Market forces will cause sales of natural gas vehicles (NGVs) to spike over the next seven years, but the overall number of those vehicles will still be small, a new report from Navigant Research says.
"It's growing much faster than the total car market," Dave Hurst, senior analyst for Navigant, told us. "But part of the reason for that growth is that it's still such a small market. It has nowhere to go but up."
Higher gasoline prices and lower natural gas prices will power the move to NGVs, according to the report, Market Data: Natural Gas Vehicles (registration required). Those forces will give rise to a 16 percent compound annual growth rate from now until 2020.
Navigant Research expects about 35 million NGVs -- or about 2 percent
of the world's vehicles -- on the road worldwide by 2020.
For the next few years, most of the vehicles using the technology will be trucks. Because compressed natural gas tanks tend to be bulky, large vehicles are far more likely to have the space to store them. The tanks would typically take up too much trunk space in cars, making long trips difficult. Up to now, US automakers have confined natural gas to pickups and vans.
"Pickup trucks tend to have a lot of space for storage tanks," Hurst said. "Those vehicles can get from 200 to 400 miles of range on natural gas." Cars would be more likely to get about 200 miles between refills.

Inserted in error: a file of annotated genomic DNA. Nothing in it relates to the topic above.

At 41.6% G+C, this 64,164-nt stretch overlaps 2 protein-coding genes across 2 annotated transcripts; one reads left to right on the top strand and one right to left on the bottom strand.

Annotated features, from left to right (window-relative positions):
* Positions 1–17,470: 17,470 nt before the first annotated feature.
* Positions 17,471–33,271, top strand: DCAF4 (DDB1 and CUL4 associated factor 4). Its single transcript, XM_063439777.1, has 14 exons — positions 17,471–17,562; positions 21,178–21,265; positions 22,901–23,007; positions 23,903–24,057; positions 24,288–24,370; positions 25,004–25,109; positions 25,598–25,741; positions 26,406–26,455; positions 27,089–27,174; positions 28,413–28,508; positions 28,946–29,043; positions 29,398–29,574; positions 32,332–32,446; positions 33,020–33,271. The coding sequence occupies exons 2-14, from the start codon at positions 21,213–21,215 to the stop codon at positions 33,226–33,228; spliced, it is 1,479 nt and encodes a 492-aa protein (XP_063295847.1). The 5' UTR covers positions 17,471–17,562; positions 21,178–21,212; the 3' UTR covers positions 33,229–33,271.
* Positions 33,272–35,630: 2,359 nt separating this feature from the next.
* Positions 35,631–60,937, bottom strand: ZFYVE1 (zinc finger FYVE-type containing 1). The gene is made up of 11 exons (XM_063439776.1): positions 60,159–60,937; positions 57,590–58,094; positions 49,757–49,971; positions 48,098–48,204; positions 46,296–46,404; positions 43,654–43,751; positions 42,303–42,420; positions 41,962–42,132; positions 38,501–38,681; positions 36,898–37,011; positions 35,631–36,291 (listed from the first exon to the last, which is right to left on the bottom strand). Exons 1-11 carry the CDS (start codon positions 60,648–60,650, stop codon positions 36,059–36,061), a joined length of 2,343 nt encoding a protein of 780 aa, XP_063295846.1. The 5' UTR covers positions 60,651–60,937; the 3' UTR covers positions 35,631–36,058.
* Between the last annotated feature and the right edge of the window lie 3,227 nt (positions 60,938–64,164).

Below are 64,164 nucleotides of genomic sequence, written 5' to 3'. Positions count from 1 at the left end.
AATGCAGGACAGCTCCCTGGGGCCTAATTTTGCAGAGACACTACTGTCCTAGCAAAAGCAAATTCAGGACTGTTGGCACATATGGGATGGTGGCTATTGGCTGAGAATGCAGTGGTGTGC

As a result, the study concludes that there will be little competition between natural gas vehicles and plug-in electric vehicles. Plug-in electric technology will more likely serve in small and midsized cars, while natural gas technology will stake out vans, pickups, and even big over-the-road trucks. "This trend isn't going to affect electric vehicles," Hurst said. "Electrification works better on smaller vehicles because of the packaging issues, whereas big trucks are a terrible application for an electric powertrain and a great one for natural gas."
By 2020, 35 million of the 1.5 billion vehicles on the road worldwide -- a little more than 2 percent -- will use natural gas, the study predicts. In the US, approximately 0.3 percent of the vehicles sales will burn natural gas.
Sales are likely to be higher in countries such as China, Pakistan, and Iran. "Countries that are oil rich tend to push their populace to use natural gas," Hurst said. "Then they turn around and sell their oil to the US."